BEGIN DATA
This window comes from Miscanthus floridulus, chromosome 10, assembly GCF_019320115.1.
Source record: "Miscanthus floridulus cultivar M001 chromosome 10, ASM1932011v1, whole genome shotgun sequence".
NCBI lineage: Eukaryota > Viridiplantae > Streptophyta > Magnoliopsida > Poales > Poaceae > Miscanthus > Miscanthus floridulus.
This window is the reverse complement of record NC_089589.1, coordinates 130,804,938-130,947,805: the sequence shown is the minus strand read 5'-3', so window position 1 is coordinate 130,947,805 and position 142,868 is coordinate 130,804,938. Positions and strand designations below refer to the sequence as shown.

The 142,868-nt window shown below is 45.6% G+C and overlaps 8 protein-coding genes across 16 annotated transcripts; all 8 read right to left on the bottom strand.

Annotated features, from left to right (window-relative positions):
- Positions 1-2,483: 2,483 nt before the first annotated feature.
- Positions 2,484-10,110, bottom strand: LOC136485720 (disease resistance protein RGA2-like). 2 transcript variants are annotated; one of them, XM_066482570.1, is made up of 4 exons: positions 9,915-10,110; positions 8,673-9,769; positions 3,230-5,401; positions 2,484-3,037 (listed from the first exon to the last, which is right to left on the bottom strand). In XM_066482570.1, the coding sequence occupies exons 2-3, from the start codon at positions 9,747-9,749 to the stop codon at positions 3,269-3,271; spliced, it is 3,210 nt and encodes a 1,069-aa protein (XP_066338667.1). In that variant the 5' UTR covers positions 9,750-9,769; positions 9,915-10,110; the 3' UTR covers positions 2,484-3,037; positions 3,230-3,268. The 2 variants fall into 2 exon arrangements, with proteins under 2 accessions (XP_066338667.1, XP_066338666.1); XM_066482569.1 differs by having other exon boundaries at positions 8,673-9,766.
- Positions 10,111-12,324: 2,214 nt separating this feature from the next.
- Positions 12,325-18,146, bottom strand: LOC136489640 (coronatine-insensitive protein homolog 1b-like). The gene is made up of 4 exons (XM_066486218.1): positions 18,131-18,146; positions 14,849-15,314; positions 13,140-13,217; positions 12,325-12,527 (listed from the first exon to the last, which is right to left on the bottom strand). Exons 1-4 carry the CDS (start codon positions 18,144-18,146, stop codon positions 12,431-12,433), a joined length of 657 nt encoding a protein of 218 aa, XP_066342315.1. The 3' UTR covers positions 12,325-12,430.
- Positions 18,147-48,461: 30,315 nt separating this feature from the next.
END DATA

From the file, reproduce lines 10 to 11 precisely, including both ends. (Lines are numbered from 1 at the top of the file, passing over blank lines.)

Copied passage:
- Positions 12,325-18,146, bottom strand: LOC136489640 (coronatine-insensitive protein homolog 1b-like). The gene is made up of 4 exons (XM_066486218.1): positions 18,131-18,146; positions 14,849-15,314; positions 13,140-13,217; positions 12,325-12,527 (listed from the first exon to the last, which is right to left on the bottom strand). Exons 1-4 carry the CDS (start codon positions 18,144-18,146, stop codon positions 12,431-12,433), a joined length of 657 nt encoding a protein of 218 aa, XP_066342315.1. The 3' UTR covers positions 12,325-12,430.
- Positions 18,147-48,461: 30,315 nt separating this feature from the next.